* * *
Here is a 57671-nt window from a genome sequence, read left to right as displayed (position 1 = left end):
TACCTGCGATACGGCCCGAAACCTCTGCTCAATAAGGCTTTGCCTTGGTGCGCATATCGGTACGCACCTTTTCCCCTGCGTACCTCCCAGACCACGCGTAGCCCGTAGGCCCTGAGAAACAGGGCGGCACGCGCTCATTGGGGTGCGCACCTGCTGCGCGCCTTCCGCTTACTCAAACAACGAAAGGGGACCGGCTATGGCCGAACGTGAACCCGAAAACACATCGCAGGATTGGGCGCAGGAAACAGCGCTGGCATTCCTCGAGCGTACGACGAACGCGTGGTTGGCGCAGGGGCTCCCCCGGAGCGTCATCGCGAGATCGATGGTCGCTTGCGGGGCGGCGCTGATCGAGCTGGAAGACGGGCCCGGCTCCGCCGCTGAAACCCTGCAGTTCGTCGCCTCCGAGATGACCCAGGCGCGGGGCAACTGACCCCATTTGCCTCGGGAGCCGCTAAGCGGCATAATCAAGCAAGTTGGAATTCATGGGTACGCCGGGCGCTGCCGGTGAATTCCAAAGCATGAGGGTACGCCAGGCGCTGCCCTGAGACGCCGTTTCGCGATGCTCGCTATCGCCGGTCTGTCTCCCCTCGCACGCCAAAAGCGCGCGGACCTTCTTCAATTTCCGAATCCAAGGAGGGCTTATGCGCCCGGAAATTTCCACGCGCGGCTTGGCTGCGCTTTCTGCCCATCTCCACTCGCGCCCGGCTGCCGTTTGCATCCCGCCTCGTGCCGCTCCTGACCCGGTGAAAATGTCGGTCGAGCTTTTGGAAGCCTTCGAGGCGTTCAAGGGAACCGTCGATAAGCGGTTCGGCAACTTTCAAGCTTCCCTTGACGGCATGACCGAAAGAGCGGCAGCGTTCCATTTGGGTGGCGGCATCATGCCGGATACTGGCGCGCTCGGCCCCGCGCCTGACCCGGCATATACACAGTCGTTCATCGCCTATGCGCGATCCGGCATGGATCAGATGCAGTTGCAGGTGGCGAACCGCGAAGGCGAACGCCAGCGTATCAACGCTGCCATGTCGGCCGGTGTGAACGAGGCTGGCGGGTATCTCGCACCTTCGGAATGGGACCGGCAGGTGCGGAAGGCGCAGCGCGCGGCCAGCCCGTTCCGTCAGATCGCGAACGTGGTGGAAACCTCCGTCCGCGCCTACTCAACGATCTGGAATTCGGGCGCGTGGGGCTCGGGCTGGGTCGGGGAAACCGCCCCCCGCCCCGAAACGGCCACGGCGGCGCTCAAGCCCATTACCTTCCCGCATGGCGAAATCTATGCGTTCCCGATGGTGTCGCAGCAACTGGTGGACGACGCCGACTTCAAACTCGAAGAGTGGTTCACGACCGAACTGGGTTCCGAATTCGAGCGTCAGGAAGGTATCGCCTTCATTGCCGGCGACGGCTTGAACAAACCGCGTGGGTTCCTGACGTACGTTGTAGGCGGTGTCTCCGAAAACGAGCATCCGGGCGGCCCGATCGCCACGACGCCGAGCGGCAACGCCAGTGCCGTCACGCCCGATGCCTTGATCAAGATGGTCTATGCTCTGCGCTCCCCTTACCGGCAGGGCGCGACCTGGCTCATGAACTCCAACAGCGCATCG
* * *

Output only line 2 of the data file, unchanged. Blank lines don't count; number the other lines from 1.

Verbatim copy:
TACCTGCGATACGGCCCGAAACCTCTGCTCAATAAGGCTTTGCCTTGGTGCGCATATCGGTACGCACCTTTTCCCCTGCGTACCTCCCAGACCACGCGTAGCCCGTAGGCCCTGAGAAACAGGGCGGCACGCGCTCATTGGGGTGCGCACCTGCTGCGCGCCTTCCGCTTACTCAAACAACGAAAGGGGACCGGCTATGGCCGAACGTGAACCCGAAAACACATCGCAGGATTGGGCGCAGGAAACAGCGCTGGCATTCCTCGAGCGTACGACGAACGCGTGGTTGGCGCAGGGGCTCCCCCGGAGCGTCATCGCGAGATCGATGGTCGCTTGCGGGGCGGCGCTGATCGAGCTGGAAGACGGGCCCGGCTCCGCCGCTGAAACCCTGCAGTTCGTCGCCTCCGAGATGACCCAGGCGCGGGGCAACTGACCCCATTTGCCTCGGGAGCCGCTAAGCGGCATAATCAAGCAAGTTGGAATTCATGGGTACGCCGGGCGCTGCCGGTGAATTCCAAAGCATGAGGGTACGCCAGGCGCTGCCCTGAGACGCCGTTTCGCGATGCTCGCTATCGCCGGTCTGTCTCCCCTCGCACGCCAAAAGCGCGCGGACCTTCTTCAATTTCCGAATCCAAGGAGGGCTTATGCGCCCGGAAATTTCCACGCGCGGCTTGGCTGCGCTTTCTGCCCATCTCCACTCGCGCCCGGCTGCCGTTTGCATCCCGCCTCGTGCCGCTCCTGACCCGGTGAAAATGTCGGTCGAGCTTTTGGAAGCCTTCGAGGCGTTCAAGGGAACCGTCGATAAGCGGTTCGGCAACTTTCAAGCTTCCCTTGACGGCATGACCGAAAGAGCGGCAGCGTTCCATTTGGGTGGCGGCATCATGCCGGATACTGGCGCGCTCGGCCCCGCGCCTGACCCGGCATATACACAGTCGTTCATCGCCTATGCGCGATCCGGCATGGATCAGATGCAGTTGCAGGTGGCGAACCGCGAAGGCGAACGCCAGCGTATCAACGCTGCCATGTCGGCCGGTGTGAACGAGGCTGGCGGGTATCTCGCACCTTCGGAATGGGACCGGCAGGTGCGGAAGGCGCAGCGCGCGGCCAGCCCGTTCCGTCAGATCGCGAACGTGGTGGAAACCTCCGTCCGCGCCTACTCAACGATCTGGAATTCGGGCGCGTGGGGCTCGGGCTGGGTCGGGGAAACCGCCCCCCGCCCCGAAACGGCCACGGCGGCGCTCAAGCCCATTACCTTCCCGCATGGCGAAATCTATGCGTTCCCGATGGTGTCGCAGCAACTGGTGGACGACGCCGACTTCAAACTCGAAGAGTGGTTCACGACCGAACTGGGTTCCGAATTCGAGCGTCAGGAAGGTATCGCCTTCATTGCCGGCGACGGCTTGAACAAACCGCGTGGGTTCCTGACGTACGTTGTAGGCGGTGTCTCCGAAAACGAGCATCCGGGCGGCCCGATCGCCACGACGCCGAGCGGCAACGCCAGTGCCGTCACGCCCGATGCCTTGATCAAGATGGTCTATGCTCTGCGCTCCCCTTACCGGCAGGGCGCGACCTGGCTCATGAACTCCAACAGCGCATCG